The birds are also startled, and suddenly the fire is all I can hear. The wet moss gives the flames a sizzling sound, like bacon. Small red dots of flame and glowering newspaper twist in the air and some of them land on my jacket. The day has become warmer, even hot, and I strip it off, and my shirt. Everything has become more primitive. I feel more Pawnee than cowboy, like something has loosened in my mind. I feel like dancing, or even whooping. Wouldn’t Cholo be in for a surprise if he were to pull in the driveway? To see his oldest friend whooping like a pagan around a fire-circle.

The flames grow bigger, fatter, and I can feel the hairs on my arms curling from the heat. I’m dancing, now, singing some idiot chant that feels like a heartbeat in my throat, and then, for a moment, perfect clarity fills me. I see an hysterical old man dancing around fire, a man lost in his primitive nature, shirtless and crazy. What am I?

The fire is spreading, spreading across the grass and toward the fence line, sizzling and squirting yellow flame. Smoke climbs in a spiral, thick and waxy, the smell of wet burning wood. I stand back from the heat, uncertain, and slap at the flames with my jacket. But there is kerosene residue on my jacket and it ignites into a dull orange curtain. I stumble backward and fall over a slick wet branch, onto my back, five feet away from the flames. Crab-craw backward, my fingers scooping soft earth. A moment, a moment of clarity. A shovel. Dig around the fire, deny it fuel. But I don’t remember where I put the shovel. I don’t remember. Was there a shovel in the storage shed?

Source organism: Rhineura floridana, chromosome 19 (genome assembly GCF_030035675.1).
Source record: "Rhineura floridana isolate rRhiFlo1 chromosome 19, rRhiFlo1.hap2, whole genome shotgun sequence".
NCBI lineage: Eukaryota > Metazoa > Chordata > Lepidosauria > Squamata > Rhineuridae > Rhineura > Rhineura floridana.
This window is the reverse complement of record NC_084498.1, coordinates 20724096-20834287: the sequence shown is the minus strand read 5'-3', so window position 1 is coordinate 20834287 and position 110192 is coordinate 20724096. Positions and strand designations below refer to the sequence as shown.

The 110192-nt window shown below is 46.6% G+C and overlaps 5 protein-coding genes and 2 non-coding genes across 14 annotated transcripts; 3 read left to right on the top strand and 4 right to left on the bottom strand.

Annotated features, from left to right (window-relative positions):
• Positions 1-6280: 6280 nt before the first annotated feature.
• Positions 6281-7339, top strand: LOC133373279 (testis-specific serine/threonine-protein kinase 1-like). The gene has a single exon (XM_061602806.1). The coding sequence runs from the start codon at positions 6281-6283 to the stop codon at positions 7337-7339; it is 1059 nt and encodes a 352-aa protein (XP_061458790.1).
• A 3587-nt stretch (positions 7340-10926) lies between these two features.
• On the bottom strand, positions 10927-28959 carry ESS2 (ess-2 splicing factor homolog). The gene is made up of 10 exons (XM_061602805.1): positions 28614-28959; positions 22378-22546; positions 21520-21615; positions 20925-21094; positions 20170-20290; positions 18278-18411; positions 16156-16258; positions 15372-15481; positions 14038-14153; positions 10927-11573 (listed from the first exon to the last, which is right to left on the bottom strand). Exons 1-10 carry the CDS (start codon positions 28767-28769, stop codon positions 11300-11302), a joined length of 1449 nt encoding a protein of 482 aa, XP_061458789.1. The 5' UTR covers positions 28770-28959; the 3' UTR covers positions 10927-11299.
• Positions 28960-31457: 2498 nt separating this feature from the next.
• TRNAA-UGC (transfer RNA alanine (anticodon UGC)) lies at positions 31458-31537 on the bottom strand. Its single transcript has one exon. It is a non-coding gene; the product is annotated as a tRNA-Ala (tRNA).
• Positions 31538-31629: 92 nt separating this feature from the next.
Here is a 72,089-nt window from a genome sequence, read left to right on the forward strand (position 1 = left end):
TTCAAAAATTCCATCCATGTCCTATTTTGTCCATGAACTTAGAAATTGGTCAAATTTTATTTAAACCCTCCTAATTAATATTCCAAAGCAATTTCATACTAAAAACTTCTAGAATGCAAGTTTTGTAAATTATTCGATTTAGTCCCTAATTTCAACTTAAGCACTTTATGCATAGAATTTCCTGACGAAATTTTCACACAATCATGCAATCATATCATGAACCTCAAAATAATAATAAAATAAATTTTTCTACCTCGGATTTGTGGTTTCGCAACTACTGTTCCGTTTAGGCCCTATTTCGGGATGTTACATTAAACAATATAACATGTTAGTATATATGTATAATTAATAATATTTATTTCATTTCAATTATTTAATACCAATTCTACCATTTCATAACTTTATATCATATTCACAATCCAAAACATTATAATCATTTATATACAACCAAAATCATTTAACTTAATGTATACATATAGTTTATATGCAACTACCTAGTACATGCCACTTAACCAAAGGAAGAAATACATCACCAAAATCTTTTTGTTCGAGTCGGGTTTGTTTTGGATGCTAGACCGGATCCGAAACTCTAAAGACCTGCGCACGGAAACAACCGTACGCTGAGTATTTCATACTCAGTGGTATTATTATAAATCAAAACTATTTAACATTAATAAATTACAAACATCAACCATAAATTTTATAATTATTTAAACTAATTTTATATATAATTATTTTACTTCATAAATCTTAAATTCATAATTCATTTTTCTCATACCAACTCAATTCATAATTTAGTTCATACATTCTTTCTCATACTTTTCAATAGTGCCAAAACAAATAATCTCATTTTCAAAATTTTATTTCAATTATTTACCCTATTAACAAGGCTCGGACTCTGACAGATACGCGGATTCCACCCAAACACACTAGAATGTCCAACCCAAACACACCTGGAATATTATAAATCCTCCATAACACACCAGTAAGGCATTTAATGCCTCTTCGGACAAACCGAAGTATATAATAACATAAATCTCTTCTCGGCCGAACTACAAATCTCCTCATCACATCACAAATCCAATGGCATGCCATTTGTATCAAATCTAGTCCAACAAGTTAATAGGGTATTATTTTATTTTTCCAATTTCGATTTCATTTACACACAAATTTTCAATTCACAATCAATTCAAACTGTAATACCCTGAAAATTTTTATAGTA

I roll onto my knees and begin clawing at the earth. It is soft and pliant, but not very deep. But I dig around the fire, my hands yanking thick clots of dirt and grass, tossing them behind me. I feel the fire on my arms, my forehead, and for a moment I feel the flames brush my scalp and smell the sizzle of hair. I pull back convulsively, still pulling up large handfuls of dirt, now tossing them onto the fire. Because the branches are still wet and the kerosene is mostly used up, the fire starts to weaken. Thick black curlicues of smoke reach up and up. I collapse, exhausted, filthy and scared, the hairs on my arms scorched, leaving red welts and black ash. The fire is not spreading. I sit back, my legs trembling, my hands matted with mud and soot, and cry. Stupid, stupid man. I don’t remember why I wanted to start a fire. It seemed important at the time. It mattered to me.

I was once more than I am. I am more than just a sick old man. I stare into the flames, hypnotized by the dance. An unimaginative old man would not see the bones beneath the fire, greasy from bubbling fat and tendon. There, the finger bones of a small child, denuded and splintered from the explosive pops of fire. And there, the femur, small and misshaped, scorched black. Arm bones, ankles and toes, caked with white-gray soot.